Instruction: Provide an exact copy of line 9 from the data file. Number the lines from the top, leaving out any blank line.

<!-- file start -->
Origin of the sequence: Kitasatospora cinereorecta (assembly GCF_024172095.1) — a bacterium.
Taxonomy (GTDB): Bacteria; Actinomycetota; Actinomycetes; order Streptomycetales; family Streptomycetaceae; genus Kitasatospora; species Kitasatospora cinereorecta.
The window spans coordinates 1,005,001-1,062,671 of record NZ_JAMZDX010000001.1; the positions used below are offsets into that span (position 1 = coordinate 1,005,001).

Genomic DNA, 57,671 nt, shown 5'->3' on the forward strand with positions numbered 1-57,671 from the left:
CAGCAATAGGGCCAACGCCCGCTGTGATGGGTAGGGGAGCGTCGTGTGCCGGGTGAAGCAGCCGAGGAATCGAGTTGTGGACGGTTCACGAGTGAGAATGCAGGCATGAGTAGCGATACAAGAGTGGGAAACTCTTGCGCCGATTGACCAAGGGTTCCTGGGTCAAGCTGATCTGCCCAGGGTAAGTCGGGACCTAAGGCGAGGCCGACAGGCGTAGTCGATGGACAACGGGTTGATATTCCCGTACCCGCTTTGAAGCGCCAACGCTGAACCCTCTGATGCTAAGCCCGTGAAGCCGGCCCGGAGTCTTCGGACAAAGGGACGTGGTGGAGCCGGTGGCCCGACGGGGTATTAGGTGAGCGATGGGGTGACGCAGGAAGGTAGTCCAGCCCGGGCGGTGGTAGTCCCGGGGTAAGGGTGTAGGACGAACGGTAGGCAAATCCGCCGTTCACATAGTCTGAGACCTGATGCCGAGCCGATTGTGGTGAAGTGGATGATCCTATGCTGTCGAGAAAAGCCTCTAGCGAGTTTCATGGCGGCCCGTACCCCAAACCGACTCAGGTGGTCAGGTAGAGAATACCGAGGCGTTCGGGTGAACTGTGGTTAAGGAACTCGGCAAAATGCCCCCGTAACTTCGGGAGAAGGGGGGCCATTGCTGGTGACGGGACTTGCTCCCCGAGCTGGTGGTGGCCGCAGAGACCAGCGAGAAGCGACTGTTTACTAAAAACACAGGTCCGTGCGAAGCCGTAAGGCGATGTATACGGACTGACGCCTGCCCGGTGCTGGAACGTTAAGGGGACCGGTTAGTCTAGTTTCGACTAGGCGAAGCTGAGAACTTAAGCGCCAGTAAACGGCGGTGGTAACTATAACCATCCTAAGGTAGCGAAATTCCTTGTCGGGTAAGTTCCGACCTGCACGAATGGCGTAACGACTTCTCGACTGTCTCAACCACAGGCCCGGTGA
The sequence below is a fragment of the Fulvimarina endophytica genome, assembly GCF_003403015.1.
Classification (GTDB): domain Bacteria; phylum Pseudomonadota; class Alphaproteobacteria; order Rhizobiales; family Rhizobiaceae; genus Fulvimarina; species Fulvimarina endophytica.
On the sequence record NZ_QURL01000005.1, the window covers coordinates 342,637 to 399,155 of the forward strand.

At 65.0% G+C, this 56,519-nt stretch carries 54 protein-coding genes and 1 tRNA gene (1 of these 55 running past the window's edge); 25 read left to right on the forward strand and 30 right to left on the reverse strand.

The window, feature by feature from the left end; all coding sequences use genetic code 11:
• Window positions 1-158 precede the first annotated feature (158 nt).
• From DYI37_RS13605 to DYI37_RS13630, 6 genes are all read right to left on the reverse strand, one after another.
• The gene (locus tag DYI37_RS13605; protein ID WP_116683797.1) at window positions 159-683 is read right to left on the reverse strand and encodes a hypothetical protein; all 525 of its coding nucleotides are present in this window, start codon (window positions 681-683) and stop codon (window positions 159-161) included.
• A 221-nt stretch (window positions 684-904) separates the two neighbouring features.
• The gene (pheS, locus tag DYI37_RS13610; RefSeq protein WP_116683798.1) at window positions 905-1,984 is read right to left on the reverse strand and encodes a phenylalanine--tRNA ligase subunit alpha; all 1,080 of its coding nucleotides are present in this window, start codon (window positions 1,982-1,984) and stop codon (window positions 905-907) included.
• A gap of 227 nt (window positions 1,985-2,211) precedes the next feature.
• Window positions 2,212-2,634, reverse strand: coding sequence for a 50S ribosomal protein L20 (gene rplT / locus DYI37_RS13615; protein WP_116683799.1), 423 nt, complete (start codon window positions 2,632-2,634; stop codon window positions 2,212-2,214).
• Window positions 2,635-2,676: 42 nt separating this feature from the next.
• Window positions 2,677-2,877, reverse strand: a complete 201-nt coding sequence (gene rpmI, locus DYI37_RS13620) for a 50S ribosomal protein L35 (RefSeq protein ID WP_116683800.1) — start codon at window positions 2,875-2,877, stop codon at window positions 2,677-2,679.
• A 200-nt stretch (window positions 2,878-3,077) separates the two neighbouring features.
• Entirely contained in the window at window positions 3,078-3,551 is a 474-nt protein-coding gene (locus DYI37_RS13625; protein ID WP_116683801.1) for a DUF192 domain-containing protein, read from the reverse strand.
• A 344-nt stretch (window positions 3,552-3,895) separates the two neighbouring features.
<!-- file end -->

At 65.0% G+C, this 56,519-nt stretch carries 54 protein-coding genes and 1 tRNA gene (1 of these 55 running past the window's edge); 25 read left to right on the forward strand and 30 right to left on the reverse strand.